They considered razing the old run-down ranch buildings but feared that tearing them down might damage the energy of the place and scare away the wildlife. They rebuilt them instead.

During construction, Zuckerman and his new partner, Jerry Cohen, needed more money to finish the project, but no banks would help. Jim Click, a fledgling car dealer at the time and partial owner of a bank, offered a loan and told Zuckerman, “We believe in you.”

Canyon Ranch opened on Dec. 20, 1979, with 66 rooms and a staff of 88.

The Zuckermans soon moved onto the ranch, and while filling the role of president, Mel also carried bags, swept the portico and hosed down the driveway. His wife made beds, cleared tables and assisted guests.

Zuckerman hired fitness trainer Karma Kientzler, who had helped him lose weight in California, to run the ranch’s fitness team, and he hired Phyllis Hochman to run the hiking program after she worked for free for months to prove it would be popular.

While Zuckerman was skeptical of the value of astrology, a session with astrologer Nancy Bissel convinced him it had a place at his new resort. He created a metaphysical department that includes astrology, handwriting analysis and clairvoyant readings.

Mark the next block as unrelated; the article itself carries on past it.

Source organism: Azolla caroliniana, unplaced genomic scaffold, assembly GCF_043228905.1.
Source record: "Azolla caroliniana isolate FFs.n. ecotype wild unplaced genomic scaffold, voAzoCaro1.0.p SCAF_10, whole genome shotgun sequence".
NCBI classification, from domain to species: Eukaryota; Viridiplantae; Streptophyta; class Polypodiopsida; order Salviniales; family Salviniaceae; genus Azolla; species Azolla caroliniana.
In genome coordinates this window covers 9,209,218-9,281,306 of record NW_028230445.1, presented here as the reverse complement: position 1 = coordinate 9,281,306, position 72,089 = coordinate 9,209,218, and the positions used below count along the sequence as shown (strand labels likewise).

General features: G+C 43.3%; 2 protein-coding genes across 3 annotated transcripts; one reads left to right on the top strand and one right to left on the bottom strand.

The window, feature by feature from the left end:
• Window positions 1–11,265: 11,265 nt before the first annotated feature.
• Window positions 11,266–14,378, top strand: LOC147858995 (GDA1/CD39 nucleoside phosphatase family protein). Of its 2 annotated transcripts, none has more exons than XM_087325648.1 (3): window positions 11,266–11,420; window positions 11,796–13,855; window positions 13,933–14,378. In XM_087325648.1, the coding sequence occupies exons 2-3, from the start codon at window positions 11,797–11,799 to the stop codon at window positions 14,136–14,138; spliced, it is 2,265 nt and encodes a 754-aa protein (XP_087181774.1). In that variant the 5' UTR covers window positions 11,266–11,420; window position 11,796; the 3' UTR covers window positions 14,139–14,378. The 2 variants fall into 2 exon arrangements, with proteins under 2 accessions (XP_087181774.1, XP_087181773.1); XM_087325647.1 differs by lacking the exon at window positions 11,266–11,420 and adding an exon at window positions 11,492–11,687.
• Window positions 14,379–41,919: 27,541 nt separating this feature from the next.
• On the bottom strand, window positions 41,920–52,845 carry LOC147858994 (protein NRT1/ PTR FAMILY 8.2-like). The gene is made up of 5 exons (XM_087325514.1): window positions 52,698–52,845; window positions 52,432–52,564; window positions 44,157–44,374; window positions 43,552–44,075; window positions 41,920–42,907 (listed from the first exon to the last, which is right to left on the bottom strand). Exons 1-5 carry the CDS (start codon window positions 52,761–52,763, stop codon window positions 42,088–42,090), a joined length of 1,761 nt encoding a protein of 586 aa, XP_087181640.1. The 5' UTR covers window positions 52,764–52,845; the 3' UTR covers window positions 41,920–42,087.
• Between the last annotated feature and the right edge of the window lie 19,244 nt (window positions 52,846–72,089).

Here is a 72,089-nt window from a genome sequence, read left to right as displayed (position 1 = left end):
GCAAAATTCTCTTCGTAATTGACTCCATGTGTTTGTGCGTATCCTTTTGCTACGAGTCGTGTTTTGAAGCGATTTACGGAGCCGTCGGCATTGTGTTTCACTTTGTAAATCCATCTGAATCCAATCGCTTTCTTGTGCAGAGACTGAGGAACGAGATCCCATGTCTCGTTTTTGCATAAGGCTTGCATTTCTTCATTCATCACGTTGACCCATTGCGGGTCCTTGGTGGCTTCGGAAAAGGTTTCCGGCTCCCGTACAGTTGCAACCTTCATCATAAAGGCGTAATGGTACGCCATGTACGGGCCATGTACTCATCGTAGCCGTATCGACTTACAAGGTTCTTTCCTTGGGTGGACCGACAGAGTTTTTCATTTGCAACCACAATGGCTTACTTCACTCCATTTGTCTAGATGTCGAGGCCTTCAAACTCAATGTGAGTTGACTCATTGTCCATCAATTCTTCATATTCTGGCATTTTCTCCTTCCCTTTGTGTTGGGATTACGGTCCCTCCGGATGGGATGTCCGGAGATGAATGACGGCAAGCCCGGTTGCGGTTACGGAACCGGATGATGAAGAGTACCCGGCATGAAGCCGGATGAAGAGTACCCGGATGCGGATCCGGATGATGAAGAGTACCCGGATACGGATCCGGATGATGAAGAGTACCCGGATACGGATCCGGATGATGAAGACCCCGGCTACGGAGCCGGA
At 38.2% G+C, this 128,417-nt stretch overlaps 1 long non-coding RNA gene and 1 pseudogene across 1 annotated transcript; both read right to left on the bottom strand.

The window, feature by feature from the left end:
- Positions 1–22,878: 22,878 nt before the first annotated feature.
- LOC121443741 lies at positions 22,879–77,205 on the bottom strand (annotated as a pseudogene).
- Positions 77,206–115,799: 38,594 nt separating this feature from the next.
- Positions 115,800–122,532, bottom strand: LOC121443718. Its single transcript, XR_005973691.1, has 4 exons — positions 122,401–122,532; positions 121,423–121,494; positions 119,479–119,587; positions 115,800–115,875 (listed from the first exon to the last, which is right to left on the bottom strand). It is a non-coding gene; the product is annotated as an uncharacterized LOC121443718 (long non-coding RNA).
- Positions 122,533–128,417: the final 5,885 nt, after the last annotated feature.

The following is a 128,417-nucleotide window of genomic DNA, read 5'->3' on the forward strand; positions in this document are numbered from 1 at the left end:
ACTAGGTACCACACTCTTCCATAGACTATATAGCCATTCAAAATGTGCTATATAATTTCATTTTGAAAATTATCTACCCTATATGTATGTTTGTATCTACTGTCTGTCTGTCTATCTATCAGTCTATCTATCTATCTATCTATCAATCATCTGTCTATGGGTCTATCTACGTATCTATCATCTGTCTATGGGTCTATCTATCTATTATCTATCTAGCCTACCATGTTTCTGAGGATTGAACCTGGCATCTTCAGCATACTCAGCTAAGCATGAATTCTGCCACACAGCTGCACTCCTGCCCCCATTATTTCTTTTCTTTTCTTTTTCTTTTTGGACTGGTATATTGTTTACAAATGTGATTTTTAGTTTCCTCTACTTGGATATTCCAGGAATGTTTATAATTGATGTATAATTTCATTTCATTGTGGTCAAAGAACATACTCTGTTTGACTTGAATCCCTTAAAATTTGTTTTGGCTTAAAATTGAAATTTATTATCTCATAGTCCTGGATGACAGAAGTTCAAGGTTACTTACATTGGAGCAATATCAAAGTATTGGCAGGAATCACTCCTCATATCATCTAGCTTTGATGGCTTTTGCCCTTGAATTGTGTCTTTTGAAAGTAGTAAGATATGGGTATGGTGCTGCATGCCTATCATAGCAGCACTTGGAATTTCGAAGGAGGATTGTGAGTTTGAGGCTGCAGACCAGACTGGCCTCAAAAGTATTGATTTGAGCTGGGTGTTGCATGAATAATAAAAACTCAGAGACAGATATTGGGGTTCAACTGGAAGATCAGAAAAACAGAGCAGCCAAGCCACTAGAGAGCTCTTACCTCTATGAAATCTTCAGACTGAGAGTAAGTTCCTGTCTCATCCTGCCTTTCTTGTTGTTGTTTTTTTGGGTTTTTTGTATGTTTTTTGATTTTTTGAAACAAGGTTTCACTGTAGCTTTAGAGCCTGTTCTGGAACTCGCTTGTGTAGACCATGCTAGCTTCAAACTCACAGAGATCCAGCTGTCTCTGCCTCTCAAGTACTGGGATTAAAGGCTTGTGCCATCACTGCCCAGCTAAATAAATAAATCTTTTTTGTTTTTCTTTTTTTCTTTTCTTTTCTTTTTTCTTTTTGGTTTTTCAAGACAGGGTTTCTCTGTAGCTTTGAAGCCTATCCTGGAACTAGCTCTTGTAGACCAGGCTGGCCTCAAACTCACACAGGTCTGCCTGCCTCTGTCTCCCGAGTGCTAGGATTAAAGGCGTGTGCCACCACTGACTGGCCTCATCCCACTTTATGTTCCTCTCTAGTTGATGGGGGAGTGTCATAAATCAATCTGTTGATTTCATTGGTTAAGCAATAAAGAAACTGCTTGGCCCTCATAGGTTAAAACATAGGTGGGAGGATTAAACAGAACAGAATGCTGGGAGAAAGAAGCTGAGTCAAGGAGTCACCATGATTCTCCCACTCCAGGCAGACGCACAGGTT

In 1981, Canyon Ranch Drive, the main street through the resort, was recorded with Pima County.

In 1982, with business slowly climbing, Time magazine ran an article on the resort in its April 12, 1982, issue. Soon other media followed with Glamour, Vogue, Mademoiselle, Money and others running stories.

From 1985 to 1989, Canyon Ranch went from 66 rooms to 190 rooms with condominiums and private homes. It also opened the Health & Healing Center, with medical doctors who might prescribe meditation, acupuncture or reiki instead of drugs.

In 1989, the Zuckermans opened a second Canyon Ranch in Lenox, Mass., and later opened one in Miami Beach that also includes condominiums. They also have day spas at the Venetian and the Palazzo resorts in Las Vegas and on several cruise lines.

In 2010, Zuckerman wrote an autobiography, “The Restless Visionary,” and the following year he wrote “Mel’s Tips for Healthy Living.”

Dec. 20, 2014, will mark the 35th anniversary of Canyon Ranch in Tucson. It is still operated by Zuckerman, now 86. He and his wife also are the namesake of the Mel & Enid Zuckerman College of Public Health at the University of Arizona.

Sources:

Special thanks to Kathy Tolzman, Doug Wilson and Steve Ochoa of Canyon Ranch for assistance on this article.

Interview with Mel Zuckerman on May 4, 2014.

Louisa Kasdon and Mel Zuckerman, “The Restless Visionary,” Canyon Ranch Press, 2011.

Mel and Enid Zuckerman College of Public Health: http://publichealth.arizona.edu/

Sue Giles, “A Week at Canyon Ranch,” Tucson Citizen, Jan. 31, 1980.

Pima County plat maps MP34090 & MP15034.

Copyright 2014 Arizona Daily Star. All rights reserved. This material may not be published, broadcast, rewritten or redistributed.